CMS was chosen to take advantage of existing open source software
   available for processing messages in this format.


2.  Basic Format

   Using CMS syntax, a BOA is a type of signed-data object.  The general
   format of a CMS object is:

         ContentInfo ::= SEQUENCE {
           contentType ContentType,
           content [0] EXPLICIT ANY DEFINED BY contentType }

         ContentType ::= OBJECT IDENTIFIER






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2.1.  Signed-Data Content Type

   According to the CMS specification, The signed-data content type
   shall have ASN.1 type SignedData:

         SignedData ::= SEQUENCE {
           version CMSVersion,
           digestAlgorithms DigestAlgorithmIdentifiers,
           encapContentInfo EncapsulatedContentInfo,
           certificates [0] IMPLICIT CertificateSet OPTIONAL,
           crls [1] IMPLICIT RevocationInfoChoices OPTIONAL,
           signerInfos SignerInfos }

         DigestAlgorithmIdentifiers ::= SET OF DigestAlgorithmIdentifier

         SignerInfos ::= SET OF SignerInfo

2.1.1.  version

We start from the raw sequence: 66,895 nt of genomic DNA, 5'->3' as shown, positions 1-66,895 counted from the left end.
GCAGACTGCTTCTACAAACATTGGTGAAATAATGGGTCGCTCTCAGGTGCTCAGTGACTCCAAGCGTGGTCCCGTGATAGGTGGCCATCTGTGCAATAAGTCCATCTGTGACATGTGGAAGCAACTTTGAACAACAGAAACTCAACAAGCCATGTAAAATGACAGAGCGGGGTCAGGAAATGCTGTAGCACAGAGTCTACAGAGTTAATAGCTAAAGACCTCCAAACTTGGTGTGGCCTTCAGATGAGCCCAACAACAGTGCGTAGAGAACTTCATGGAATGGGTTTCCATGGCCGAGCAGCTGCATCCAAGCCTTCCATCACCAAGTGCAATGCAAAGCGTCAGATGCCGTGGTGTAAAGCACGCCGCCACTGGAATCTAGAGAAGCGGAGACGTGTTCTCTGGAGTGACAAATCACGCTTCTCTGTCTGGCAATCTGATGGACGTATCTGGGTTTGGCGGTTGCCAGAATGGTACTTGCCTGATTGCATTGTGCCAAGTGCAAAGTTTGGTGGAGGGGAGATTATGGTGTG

The version is the syntax version number.  It MUST be 3,
   corresponding to the signerInfo structure having version number 3.

2.1.2.  digestAlgorithms

   The digestAlgorithms set MUST include only SHA-256, the OID for which
   is 2.16.840.1.101.3.4.2.1.  [RFC4055].  It MUST NOT contain any other
   algorithms.

2.1.3.  encapContentInfo

   encapContentInfo is the signed content, consisting of a content type
   identifier and the content itself.

         EncapsulatedContentInfo ::= SEQUENCE {
           eContentType ContentType,
           eContent [0] EXPLICIT OCTET STRING OPTIONAL }

         ContentType ::= OBJECT IDENTIFIER

2.1.3.1.  eContentType

   The ContentType for a BOA is defined as id-ct-rpkiBOA, and has the
   numerical value of 1.2.840.113549.1.9.16.1.[TBD].  [This value needs
   to be assigned via an OID registration.]







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         id-smime OBJECT IDENTIFIER ::= { iso(1) member-body(2) us(840)
             rsadsi(113549) pkcs(1) pkcs9(9) 16 }

         id-ct OBJECT IDENTIFIER ::= { id-smime 1 }

         id-ct-rpkiBOA OBJECT IDENTIFIER ::= { id-ct [TBD] }

2.1.3.2.  eContent

   The content of a BOA identifies a list of one or more AS's and one or
   more IP address prefixes that are asserted to be "bogons" and,
   accordingly, BOAs are intended to act as a constraint on the routing